Paris, Anselm Keifer, Musée Centre National d’Art et de Culture Georges Pompidou

2016, Anselm Keifer, Musée Centre national d’art et de culture Georges Pompidou

2016, Anselm Keifer, Musée Centre national d’art et de culture Georges Pompidou

View: Paris mid-April from Centre Pompidou.

2016, Anselm Keifer, Musée Centre national d’art et de culture Georges Pompidou

2016, Anselm Keifer, Musée Centre national d’art et de culture Georges Pompidou

Going up.

Mid-April in Paris, during its last days, I was fortunate to see the retrospective exposition of the works of Anselm Keifer at the Centre national d’art et de culture Georges Pompidou, Centre Pompidou. This exposition takes place in my heart as an “all-time favorite.”

German-born Anselm Kiefer, born 8 March 1945, planned from childhood to become an artist. After formal studies, he relocated to the Languedoc region in the south of France, and recently relocated to Paris. Born just after the war, Anselm plunged into an unyielding search to make sense of his heritage, and relentlessly pursued his curiosity with cultural ruin. Comments below the images are my impressions, and links to information are cited.

2016, Anselm Keifer, Musée Centre national d’art et de culture Georges Pompidou

2016, Anselm Keifer, Musée Centre national d’art et de culture Georges Pompidou

A certain elegance to ruined culture, reveals that something remains true and we can allow it.

2016, Anselm Keifer, Musée Centre national d’art et de culture Georges Pompidou

2016, Anselm Keifer, Musée Centre national d’art et de culture Georges Pompidou

2016, Anselm Keifer, Musée Centre national d’art et de culture Georges Pompidou

2016, Anselm Keifer, Musée Centre national d’art et de culture Georges Pompidou

Underwater sewing garden.

2016, Anselm Keifer, Musée Centre national d’art et de culture Georges Pompidou

2016, Anselm Keifer, Musée Centre national d’art et de culture Georges Pompidou

Sacred geometry in numbers.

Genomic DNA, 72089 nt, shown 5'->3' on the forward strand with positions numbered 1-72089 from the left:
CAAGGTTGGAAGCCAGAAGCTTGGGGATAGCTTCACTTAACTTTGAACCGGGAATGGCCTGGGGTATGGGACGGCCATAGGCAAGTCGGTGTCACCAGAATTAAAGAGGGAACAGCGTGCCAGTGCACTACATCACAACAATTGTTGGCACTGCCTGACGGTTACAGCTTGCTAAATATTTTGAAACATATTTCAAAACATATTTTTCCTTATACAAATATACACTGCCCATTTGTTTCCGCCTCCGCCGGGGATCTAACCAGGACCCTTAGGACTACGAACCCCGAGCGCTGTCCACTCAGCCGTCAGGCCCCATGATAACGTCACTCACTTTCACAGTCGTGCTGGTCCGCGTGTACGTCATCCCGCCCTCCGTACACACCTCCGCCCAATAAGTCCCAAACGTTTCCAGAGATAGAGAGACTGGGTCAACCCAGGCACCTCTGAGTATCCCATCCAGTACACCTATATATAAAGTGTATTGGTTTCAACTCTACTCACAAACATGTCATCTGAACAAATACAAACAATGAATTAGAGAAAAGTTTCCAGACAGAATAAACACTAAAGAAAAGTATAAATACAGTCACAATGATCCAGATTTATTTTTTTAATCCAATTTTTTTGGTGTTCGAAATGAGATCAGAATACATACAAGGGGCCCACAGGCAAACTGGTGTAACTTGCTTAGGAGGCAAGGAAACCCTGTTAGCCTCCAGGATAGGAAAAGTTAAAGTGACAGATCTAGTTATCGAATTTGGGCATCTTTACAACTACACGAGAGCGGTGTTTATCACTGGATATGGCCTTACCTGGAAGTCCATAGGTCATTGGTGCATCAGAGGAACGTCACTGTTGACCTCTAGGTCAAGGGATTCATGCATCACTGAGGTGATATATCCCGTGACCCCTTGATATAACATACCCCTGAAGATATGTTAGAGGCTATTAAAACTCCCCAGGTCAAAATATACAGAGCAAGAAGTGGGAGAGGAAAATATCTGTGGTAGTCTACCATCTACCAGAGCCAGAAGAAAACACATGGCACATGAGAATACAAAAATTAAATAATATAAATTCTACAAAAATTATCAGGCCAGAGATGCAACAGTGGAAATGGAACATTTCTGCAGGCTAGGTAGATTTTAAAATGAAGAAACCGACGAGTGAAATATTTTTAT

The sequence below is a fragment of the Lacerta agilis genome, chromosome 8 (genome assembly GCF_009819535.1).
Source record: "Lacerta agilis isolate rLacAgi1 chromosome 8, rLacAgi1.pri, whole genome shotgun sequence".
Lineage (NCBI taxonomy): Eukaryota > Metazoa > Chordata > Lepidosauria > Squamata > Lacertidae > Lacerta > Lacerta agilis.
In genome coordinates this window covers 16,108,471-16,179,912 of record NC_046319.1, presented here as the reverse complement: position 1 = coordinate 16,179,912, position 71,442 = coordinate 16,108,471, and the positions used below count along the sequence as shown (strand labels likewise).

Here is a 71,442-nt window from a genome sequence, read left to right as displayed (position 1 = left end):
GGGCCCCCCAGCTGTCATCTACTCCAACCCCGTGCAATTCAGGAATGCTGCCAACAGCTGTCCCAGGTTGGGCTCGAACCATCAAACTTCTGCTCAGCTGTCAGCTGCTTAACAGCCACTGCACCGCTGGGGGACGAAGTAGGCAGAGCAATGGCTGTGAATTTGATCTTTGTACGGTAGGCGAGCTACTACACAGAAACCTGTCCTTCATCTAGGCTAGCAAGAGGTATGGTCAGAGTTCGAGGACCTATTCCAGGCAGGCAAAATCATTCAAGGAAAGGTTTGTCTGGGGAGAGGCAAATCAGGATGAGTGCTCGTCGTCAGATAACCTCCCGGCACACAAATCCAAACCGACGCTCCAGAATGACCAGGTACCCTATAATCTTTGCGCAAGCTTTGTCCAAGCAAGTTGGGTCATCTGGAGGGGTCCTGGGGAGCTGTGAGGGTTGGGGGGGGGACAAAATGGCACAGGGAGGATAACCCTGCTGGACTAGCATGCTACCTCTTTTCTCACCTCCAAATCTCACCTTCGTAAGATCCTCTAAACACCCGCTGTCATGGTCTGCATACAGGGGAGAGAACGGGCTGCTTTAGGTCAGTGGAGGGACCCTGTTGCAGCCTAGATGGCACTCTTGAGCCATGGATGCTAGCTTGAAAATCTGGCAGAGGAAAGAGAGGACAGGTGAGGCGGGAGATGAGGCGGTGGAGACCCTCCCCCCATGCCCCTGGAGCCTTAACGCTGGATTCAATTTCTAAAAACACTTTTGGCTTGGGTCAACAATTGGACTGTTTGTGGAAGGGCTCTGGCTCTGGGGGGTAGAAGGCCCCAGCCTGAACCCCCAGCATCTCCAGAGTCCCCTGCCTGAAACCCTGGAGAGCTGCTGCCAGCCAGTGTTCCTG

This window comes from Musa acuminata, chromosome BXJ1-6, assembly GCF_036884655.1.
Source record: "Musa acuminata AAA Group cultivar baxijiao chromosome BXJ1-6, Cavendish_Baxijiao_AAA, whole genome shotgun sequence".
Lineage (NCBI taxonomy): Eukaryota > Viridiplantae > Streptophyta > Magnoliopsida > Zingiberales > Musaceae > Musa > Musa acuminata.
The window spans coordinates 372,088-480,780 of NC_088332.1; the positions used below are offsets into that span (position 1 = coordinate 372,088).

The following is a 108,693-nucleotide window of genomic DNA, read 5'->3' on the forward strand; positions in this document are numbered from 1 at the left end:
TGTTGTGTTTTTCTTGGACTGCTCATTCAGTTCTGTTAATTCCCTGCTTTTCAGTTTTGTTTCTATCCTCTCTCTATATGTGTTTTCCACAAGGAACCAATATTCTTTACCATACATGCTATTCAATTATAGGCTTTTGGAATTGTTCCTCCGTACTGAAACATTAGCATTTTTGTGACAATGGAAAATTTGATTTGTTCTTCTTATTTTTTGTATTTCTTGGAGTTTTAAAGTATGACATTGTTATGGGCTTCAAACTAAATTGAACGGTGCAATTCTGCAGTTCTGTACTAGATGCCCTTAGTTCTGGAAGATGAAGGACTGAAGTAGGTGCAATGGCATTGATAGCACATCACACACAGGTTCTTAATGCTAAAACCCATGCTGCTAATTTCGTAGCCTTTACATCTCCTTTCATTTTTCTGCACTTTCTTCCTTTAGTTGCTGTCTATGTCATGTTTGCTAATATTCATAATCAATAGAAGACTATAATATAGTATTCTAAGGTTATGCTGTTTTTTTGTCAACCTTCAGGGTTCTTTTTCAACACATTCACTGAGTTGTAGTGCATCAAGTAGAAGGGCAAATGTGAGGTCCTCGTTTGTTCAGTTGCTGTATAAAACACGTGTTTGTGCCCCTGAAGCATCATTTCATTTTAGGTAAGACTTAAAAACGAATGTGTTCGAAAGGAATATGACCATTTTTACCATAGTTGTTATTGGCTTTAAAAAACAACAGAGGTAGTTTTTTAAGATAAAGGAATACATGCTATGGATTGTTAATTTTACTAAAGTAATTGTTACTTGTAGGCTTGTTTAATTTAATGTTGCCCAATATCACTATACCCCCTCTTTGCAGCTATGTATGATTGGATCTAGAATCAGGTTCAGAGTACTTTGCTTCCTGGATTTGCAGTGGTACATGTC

2016, Anselm Keifer, Musée Centre national d’art et de culture Georges Pompidou

2016, Anselm Keifer, Musée Centre national d’art et de culture Georges Pompidou

Tree of life prevails.

2016, Anselm Keifer, Musée Centre national d’art et de culture Georges Pompidou

2016, Anselm Keifer, Musée Centre national d’art et de culture Georges Pompidou

Stacks of missing.

2016, Anselm Keifer, Musée Centre national d’art et de culture Georges Pompidou

2016, Anselm Keifer, Musée Centre national d’art et de culture Georges Pompidou

Robust regeneration in gold.

2016, Anselm Keifer, Musée Centre national d’art et de culture Georges Pompidou

2016, Anselm Keifer, Musée Centre national d’art et de culture Georges Pompidou

There is much darkness in loss of connection to the entirety of our humanity.

2016, Anselm Keifer, Musée Centre national d’art et de culture Georges Pompidou

2016, Anselm Keifer, Musée Centre national d’art et de culture Georges Pompidou

Dust floats.

2016, Anselm Keifer, Musée Centre national d’art et de culture Georges Pompidou

2016, Anselm Keifer, Musée Centre national d’art et de culture Georges Pompidou

Either directly or by strong implication, many of these references to German culture and history also evoke the uses and misuses to which the visual and verbal propaganda of the Third Reich subjected them.

2016, Anselm Keifer, Musée Centre national d’art et de culture Georges Pompidou

2016, Anselm Keifer, Musée Centre national d’art et de culture Georges Pompidou

Regeneration is natural.

As Kiefer has said in reference to this national legacy of World War II, “[A]fter the ‘misfortune,’ as we all name it so euphemistically now, people thought that in 1945 we were starting all over again . . . It’s nonsense. The past was put under taboo, and to dig it up again generates resistance and disgust.” (Heilbronn).

2016, Anselm Keifer, Musée Centre national d’art et de culture Georges Pompidou

2016, Anselm Keifer, Musée Centre national d’art et de culture Georges Pompidou

War is the problem, never ever the solution. Simply think about it.

This exposition brilliantly rendered understandable the life work of Anselm Kiefer to show the profound significance of the restorative power of art. Keifer’s works instantly are recognizable: massive, thick apocalyptic scenes of pastoral destruction, and, as I feel it, there exists also embedded within a divine elegance in his works. He faces head on the complexities of our shared human past—Nazism, Norse mythology, Kabbalah— and he acknowledges equally our penchant for destruction and our power to transcend it.

2016, Anselm Keifer, Musée Centre national d’art et de culture Georges Pompidou

2016, Anselm Keifer, Musée Centre national d’art et de culture Georges Pompidou

Imagine all the people living life in Peace.

May 1st, Global Love Day –

“We are one humanity on this planet.
All life is interconnected and interdependent.
All share in the Universal bond of love.
Love begins with self-acceptance and forgiveness.
With respect and compassion we embrace diversity.
Together we make a difference through love.”

2016, Anselm Keifer, Musée Centre national d’art et de culture Georges Pompidou

2016, Anselm Keifer, Musée Centre national d’art et de culture Georges Pompidou

Sacré Cœur kissing the clouds in the background.
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